If a valid Court Order for child support is presented to the judge, he/she has no choice but to honor the Order. Your only opportunity to argue/barter is BEFORE the Order is presented to the judge. For example, if you owe $20,000.00 in child support and your settlement is $20,000.00, you have no incentive to settle. If you do not settle, your ex and child get $0.00. That is why your ex may agree to $10,000.00 or $15,000.00. You are NOT eliminating the amount you may owe. Rather you are negotiating that a smaller portion of THESE funds will be attached. That is your only negotiating power and it is best left to your attorney.
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Most insurance companies will issue the settlement check within a few weeks of the order from the judge. With regard to child support, the judge will order payment of the total back child support, up to one half of your net settlement.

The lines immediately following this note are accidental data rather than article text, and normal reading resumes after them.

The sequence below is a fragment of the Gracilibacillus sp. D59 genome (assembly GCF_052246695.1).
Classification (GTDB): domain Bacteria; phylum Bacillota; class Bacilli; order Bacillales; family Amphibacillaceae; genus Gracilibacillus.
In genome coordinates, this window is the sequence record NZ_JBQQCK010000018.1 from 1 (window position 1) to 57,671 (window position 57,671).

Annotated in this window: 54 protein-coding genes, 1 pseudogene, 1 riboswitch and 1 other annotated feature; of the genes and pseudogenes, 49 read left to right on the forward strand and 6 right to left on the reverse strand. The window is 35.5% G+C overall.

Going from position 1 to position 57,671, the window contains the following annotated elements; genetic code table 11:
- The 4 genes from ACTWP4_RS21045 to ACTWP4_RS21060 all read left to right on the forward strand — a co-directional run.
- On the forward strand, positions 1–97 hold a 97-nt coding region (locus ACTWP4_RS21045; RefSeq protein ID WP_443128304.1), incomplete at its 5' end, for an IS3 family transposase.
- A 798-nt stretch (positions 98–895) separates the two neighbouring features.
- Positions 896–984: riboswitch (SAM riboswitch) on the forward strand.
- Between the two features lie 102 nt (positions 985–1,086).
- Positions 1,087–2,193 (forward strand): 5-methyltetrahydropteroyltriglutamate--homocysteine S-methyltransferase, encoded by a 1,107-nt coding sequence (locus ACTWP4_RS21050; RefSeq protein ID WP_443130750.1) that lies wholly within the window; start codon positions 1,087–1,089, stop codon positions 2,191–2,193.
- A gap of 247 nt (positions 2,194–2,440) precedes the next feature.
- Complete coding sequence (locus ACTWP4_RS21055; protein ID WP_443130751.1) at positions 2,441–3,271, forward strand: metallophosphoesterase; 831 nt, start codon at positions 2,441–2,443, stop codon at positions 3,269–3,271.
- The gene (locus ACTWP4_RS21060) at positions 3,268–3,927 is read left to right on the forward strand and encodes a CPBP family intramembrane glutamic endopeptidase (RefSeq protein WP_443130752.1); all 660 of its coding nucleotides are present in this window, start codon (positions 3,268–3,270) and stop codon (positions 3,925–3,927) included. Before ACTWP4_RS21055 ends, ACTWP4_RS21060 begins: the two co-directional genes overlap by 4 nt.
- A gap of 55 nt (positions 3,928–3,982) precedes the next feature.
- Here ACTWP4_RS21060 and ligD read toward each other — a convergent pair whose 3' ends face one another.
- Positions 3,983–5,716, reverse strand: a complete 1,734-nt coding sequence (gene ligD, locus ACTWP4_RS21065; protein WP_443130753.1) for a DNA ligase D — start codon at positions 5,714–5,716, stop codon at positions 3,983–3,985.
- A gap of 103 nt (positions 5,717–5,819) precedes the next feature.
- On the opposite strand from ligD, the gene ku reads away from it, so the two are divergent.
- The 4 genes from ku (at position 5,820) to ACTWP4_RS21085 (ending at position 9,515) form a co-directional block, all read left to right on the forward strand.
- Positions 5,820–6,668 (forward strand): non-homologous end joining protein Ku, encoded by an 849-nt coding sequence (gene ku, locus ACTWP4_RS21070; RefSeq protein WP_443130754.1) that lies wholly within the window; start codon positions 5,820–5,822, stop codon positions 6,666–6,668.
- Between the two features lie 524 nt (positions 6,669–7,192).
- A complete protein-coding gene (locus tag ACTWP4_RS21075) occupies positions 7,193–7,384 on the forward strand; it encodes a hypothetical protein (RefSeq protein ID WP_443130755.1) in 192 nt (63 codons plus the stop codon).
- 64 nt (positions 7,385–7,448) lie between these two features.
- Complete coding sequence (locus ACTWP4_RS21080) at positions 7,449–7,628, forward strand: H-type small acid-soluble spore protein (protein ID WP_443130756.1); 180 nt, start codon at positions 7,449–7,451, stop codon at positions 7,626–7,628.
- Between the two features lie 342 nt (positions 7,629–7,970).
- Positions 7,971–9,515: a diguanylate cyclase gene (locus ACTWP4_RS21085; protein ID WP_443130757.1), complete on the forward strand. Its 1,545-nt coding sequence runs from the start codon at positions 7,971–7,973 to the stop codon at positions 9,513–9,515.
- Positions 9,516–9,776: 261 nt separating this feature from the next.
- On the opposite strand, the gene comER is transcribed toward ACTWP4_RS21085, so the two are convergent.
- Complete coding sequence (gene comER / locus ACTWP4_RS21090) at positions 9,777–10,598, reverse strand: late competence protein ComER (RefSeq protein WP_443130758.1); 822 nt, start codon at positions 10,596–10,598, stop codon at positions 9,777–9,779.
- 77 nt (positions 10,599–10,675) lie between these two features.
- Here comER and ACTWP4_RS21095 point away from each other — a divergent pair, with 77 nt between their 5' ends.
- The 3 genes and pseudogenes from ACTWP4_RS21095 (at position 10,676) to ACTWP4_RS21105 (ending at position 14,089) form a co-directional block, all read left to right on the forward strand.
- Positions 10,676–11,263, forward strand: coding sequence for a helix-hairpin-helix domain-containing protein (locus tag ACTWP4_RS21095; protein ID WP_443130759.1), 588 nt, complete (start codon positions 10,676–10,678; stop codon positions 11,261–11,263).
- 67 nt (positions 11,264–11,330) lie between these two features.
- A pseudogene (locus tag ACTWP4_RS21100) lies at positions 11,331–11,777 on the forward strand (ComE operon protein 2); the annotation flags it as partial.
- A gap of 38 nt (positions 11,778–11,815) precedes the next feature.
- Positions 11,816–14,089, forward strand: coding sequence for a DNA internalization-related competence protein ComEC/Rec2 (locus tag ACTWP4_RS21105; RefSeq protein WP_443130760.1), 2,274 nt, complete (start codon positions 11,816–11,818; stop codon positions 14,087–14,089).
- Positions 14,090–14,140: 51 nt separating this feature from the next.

Florida law states that, when an employee and an employer reach an agreement for a lump-sum settlement of a w/c case, no proceeds of the settlement shall be disbursed to the employee, nor shall any attorney’s fees be disbursed, until after a judge of compensation claims reviews the proposed disbursement and enters an order finding the settlement provides for appropriate recovery of any support arrearage. The employee, or the employee’s attorney if the employee is represented, shall submit a written statement from the department that indicates whether the employee owes unpaid support and, if so, the amount owed. In addition, the judge of compensation claims may require the employee to submit a similar statement from a local depository. A sworn statement by the employee that all existing support obligations have been disclosed is also required. If the judge finds the proposed allocation of support recovery insufficient, the parties may amend the allocation of support recovery within the settlement agreement to make the allocation of proceeds sufficient. A separate rule of procedure for w/c cases says that, when more than one current support order exists, the judge may approve a proposed settlement only if it provides for an equitable share of settlement proceeds. So, you are responsible to allocate a portion of the settlement funds to the support arrearage, and you must submit your proposal for that allocation to the judge. Based on a non-binding memo issued in 2000, the Chief Judge at the time advised that an agreement had been reached with various agencies involved in child support arrearage collection (e.g. Department of Revenue, Central Depository, State Attorney, etc.) that, where the arrearage amount exceeds the settlement proceeds amount, in order to encourage settlement, the judge may accept a claimant's offer to apply 50% of the settlement proceeds to the arrearage. The judge still retains jurisdiction to disregard this policy and apply as much of the claimant's net to the arrearage as he or she feels is appropriate.